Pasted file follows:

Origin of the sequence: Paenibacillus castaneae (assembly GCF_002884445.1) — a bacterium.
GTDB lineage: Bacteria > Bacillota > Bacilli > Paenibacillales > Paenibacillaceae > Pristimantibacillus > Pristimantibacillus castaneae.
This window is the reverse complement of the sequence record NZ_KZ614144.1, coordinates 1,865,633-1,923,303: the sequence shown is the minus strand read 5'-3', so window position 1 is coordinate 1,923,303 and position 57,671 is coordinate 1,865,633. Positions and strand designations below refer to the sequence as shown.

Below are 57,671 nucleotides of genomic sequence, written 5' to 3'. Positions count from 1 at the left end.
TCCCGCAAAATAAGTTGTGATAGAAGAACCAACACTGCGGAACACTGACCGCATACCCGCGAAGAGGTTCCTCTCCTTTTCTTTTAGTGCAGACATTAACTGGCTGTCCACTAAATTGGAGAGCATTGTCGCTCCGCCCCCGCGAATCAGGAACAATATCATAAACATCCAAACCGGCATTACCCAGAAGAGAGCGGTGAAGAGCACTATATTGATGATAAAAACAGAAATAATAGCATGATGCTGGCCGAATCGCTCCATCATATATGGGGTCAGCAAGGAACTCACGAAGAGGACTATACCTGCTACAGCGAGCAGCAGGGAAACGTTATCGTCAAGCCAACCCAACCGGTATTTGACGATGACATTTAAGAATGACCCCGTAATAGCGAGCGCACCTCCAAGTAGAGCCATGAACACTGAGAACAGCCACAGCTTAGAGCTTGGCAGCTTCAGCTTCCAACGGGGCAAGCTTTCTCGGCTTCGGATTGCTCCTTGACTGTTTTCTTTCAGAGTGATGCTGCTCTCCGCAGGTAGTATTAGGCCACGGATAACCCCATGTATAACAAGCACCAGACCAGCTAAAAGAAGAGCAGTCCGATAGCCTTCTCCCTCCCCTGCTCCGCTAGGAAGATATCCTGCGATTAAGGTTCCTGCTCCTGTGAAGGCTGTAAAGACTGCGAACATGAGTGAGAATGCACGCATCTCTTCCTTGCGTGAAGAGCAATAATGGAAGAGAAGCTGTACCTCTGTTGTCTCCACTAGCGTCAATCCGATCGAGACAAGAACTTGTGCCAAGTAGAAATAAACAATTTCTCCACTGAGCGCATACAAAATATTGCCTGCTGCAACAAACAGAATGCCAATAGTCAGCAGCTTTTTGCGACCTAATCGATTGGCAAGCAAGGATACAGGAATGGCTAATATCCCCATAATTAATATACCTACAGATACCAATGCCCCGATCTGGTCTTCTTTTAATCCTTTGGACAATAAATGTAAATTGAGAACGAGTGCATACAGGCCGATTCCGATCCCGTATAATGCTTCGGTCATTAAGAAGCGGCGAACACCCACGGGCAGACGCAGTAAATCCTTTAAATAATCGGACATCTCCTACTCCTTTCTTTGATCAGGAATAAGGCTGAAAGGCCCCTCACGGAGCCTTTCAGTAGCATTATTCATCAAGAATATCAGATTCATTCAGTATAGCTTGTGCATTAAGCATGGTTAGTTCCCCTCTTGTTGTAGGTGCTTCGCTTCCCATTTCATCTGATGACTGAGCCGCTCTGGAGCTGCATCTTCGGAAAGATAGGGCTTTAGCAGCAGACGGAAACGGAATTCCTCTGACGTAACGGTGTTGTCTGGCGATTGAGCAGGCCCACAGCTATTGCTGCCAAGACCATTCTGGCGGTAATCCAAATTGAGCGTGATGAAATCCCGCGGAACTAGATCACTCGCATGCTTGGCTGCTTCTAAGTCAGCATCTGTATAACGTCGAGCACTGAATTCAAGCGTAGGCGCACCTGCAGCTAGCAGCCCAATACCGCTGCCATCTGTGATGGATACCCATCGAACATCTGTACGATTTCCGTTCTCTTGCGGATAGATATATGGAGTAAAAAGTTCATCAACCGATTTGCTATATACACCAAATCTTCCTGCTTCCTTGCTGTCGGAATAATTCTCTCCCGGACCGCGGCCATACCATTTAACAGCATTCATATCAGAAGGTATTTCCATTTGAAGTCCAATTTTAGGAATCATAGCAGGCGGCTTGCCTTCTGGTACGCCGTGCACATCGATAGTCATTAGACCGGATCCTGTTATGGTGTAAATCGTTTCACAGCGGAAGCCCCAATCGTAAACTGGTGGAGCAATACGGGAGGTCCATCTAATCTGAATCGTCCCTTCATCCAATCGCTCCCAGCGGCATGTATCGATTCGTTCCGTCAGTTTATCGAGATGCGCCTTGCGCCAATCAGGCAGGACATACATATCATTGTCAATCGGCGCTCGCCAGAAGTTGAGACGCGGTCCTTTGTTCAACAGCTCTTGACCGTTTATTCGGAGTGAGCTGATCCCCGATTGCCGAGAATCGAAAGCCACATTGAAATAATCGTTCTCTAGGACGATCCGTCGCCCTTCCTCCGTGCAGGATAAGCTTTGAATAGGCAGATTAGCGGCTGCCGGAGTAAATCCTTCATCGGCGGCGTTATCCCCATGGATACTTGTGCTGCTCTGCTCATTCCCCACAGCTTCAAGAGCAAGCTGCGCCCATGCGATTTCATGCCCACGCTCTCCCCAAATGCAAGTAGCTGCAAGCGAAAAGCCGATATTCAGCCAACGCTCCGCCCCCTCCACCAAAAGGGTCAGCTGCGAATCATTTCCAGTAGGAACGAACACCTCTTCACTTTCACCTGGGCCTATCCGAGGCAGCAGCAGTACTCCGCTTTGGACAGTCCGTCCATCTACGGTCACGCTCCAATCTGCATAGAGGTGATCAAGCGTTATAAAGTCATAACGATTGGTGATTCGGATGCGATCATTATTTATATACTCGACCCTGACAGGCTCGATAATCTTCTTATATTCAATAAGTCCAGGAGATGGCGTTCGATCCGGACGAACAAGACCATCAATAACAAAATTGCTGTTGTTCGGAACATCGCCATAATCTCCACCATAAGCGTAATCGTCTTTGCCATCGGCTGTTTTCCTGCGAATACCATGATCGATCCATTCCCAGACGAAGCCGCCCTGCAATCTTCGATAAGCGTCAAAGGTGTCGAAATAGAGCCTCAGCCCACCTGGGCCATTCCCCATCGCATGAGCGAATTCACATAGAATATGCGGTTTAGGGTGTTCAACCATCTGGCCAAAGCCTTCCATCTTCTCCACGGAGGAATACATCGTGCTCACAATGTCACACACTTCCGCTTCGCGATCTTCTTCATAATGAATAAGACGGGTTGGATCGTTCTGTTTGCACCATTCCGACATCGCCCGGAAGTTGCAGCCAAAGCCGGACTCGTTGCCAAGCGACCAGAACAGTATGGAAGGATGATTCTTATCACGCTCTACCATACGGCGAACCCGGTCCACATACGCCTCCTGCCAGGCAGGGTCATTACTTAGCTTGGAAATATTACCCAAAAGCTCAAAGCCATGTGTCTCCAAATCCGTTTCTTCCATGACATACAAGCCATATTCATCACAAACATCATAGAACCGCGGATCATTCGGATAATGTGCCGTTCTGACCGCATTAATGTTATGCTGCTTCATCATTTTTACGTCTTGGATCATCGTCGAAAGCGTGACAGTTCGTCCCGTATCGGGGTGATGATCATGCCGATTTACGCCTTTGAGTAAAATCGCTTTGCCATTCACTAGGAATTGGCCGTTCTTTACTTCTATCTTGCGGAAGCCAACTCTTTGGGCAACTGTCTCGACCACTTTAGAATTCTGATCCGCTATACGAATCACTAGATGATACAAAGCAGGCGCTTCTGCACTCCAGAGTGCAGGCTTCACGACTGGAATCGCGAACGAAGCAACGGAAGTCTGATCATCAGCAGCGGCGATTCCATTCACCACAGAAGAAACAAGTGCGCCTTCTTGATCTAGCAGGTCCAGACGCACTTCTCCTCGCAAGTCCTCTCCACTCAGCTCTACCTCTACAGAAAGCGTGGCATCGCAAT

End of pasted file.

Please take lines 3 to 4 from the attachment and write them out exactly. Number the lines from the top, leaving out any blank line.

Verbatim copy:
This window is the reverse complement of the sequence record NZ_KZ614144.1, coordinates 1,865,633-1,923,303: the sequence shown is the minus strand read 5'-3', so window position 1 is coordinate 1,923,303 and position 57,671 is coordinate 1,865,633. Positions and strand designations below refer to the sequence as shown.

Below are 57,671 nucleotides of genomic sequence, written 5' to 3'. Positions count from 1 at the left end.